Climate and Managed Water Systems

Improving understanding of climate impacts on water resources

Decision and policy makers are increasingly faced with the need to understand the impact of climate change on water resources throughout the United States. With support from the National Science Foundation, the Bureau of Reclamation, the U.S. Army Corps of Engineers, and NOAA, NCAR scientists are working to understand fundamental hydrological processes under current and future climate conditions and to bring this state-of-the science understanding to bear on operational decision making and resource planning. This information, as well as new decision support technologies, will be increasingly important for state and local resource planning, wildland fire prevention and suppression, the agricultural and energy industries, forest and rangeland management, and agencies tasked with emergency response and public safety.

Figure 1. Decision Analytic Process used to helped water agencies consider climate change
Figure 1. Decision Analytic Process used to helped water agencies consider climate change
Figure 2. Process diagram for Palm Beach Count Water Decision Support Process
Figure 2. Process diagram for Palm Beach Count Water Decision Support Process

As water planners and managers become increasingly aware of global climate change and its possible impacts on water resources, they are seeking climate change information pertinent to their planning needs. To address these needs, RAL scientists, supported by the Water Research Foundation and NCAR's Assessment Program have developed climate change educational materials for the water resources community. Despite the pressing need, many water utility managers remain unsure if or how they should adapt to climate change. They correctly note that many uncertainties remain. In particular, reliable projections of local–scale changes in precipitation are not yet possible.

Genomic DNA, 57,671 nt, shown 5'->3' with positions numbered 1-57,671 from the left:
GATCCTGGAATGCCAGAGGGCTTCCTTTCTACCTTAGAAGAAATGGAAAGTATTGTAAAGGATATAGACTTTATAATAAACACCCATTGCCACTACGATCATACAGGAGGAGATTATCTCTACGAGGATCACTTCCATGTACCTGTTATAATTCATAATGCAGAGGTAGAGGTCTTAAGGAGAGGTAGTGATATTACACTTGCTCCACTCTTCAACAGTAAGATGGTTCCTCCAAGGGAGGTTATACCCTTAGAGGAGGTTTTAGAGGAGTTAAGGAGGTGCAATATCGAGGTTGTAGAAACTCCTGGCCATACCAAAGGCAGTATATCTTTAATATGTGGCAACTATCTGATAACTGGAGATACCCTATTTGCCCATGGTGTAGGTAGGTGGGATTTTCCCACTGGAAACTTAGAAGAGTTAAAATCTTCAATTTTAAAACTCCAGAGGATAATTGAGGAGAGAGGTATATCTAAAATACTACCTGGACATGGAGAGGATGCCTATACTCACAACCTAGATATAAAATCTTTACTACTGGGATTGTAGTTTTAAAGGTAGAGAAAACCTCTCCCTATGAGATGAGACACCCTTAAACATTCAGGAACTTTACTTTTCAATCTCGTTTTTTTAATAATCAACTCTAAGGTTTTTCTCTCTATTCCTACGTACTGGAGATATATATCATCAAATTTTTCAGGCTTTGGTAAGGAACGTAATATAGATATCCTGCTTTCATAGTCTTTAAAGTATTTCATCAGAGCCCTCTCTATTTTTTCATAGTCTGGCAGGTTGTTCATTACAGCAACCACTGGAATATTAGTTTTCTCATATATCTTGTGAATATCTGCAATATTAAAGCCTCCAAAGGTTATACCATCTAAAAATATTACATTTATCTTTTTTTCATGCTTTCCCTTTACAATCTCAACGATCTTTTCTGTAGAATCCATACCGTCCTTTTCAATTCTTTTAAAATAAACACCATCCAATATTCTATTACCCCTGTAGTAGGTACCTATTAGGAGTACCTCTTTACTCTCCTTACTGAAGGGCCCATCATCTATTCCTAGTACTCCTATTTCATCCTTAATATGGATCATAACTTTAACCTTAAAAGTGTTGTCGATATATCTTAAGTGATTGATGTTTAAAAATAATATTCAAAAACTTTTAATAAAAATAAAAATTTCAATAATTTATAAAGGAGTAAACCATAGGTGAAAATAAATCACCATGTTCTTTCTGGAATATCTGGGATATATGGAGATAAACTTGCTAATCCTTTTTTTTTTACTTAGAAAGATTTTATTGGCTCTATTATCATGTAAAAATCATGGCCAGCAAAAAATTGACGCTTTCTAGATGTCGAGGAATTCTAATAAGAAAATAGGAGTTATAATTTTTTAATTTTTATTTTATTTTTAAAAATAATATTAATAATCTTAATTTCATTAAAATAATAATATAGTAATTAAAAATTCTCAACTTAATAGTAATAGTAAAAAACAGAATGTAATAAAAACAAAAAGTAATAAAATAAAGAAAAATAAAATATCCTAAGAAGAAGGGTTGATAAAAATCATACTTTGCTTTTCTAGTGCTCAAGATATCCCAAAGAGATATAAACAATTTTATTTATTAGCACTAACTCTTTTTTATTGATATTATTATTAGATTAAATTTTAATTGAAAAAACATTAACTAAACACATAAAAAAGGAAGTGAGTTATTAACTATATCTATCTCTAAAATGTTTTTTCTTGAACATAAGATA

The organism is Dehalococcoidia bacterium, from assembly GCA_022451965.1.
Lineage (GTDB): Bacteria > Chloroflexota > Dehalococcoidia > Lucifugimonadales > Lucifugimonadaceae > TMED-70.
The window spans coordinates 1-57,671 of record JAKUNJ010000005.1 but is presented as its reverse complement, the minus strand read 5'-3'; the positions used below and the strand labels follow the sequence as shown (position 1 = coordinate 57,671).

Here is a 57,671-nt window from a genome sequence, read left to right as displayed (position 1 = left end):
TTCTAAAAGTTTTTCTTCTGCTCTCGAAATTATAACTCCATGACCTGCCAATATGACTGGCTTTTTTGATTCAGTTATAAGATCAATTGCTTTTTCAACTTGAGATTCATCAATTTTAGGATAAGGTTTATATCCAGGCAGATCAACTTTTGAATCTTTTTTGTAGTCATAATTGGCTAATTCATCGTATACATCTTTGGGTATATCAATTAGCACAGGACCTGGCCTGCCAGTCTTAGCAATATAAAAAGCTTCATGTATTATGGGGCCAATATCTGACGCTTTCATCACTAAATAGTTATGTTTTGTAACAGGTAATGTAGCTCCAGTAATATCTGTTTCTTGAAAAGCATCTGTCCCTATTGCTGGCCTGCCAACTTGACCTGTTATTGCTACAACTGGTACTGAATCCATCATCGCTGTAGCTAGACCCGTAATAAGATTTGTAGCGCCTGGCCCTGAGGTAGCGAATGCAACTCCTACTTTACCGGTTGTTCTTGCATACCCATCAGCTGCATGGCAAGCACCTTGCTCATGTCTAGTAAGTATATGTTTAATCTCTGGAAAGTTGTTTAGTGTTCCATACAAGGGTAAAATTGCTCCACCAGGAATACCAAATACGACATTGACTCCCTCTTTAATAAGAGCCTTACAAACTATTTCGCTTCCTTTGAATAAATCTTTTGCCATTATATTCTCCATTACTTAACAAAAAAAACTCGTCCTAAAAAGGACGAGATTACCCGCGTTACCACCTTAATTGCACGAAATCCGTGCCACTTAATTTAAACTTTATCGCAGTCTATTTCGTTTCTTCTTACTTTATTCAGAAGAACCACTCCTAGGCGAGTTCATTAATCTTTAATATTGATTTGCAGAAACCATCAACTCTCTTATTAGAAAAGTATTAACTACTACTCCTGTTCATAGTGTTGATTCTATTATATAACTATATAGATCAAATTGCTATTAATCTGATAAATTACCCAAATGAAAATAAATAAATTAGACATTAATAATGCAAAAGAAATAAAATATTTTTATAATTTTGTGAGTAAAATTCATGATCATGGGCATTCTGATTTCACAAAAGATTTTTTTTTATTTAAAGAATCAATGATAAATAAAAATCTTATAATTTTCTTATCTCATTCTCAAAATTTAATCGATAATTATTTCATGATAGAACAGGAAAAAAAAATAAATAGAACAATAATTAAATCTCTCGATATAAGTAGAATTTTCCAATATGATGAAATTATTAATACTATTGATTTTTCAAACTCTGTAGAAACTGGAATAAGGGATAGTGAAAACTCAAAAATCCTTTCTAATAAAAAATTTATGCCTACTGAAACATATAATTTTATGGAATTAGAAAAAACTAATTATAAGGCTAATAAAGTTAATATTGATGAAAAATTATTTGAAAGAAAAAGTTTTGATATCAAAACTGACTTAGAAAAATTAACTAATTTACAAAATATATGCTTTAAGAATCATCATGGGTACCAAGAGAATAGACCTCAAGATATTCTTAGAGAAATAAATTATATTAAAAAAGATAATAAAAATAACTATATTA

This uncertainty arises partly from fact that precipitation is inherently much more variable over time and space than is temperature. It also arises from the inability of coarse–resolution climate models to adequately simulate the fine–scale processes that determine where and when precipitation occurs. Statistical and dynamical downscaling techniques and higher–resolution climate models, made possible by more powerful computers, can help to increase the reliability of regional climate projections, but they won't eliminate all sources of uncertainty. In short, we know that climate change is likely to affect water resource availability and quality but we also know that we have a limited ability to foresee the full details of those changes, especially at local scales relevant to water planning.

Figure 3. A screen–shot showing the Upper Colorado, Platte, and Arkansas Basins within the Water Evaluation and Planning (WEA) decision support model
Figure 3. A screen–shot showing the Upper Colorado, Platte, and Arkansas Basins within the Water Evaluation and Planning (WEA) decision support model
Figure 4. Simplified Water–Energy Nexus
Figure 4. Simplified Water–Energy Nexus

Uncertainty is not a new phenomenon for water planners. Substantial uncertainties have long surrounded projections of future population growth, changes in water use habits, and construction costs. Uncertainty surrounding future climate projections is not fundamentally different from these more familiar uncertainties, except in degree and in the length of the time horizon. Effective planning can proceed, despite such uncertainties, by adopting a risk–management approach that considers a range of plausible projections for the most relevant, but uncertain variables.

Over the past few years, we have engaged with a select set of municipal water providers and related regional coordinating bodies in the development of a decision support process to facilitate assessments of water utility vulnerabilities and response options to prospective climate changes. These projects focused, in particular, on the problem of planning in the context of uncertainties surrounding the local–scale hydrologic changes that will result from global climate change. This has resulted in several reports, including Climate Change in Water Utility Planning: Decision Analytic Approaches. The projects have developed and demonstrated a structured assessment process to help the drinking water industry conduct scientifically sound and cost–effective assessments of utility vulnerabilities and adaptation options in the context of climate variability and change.

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Climate and Managed Water Systems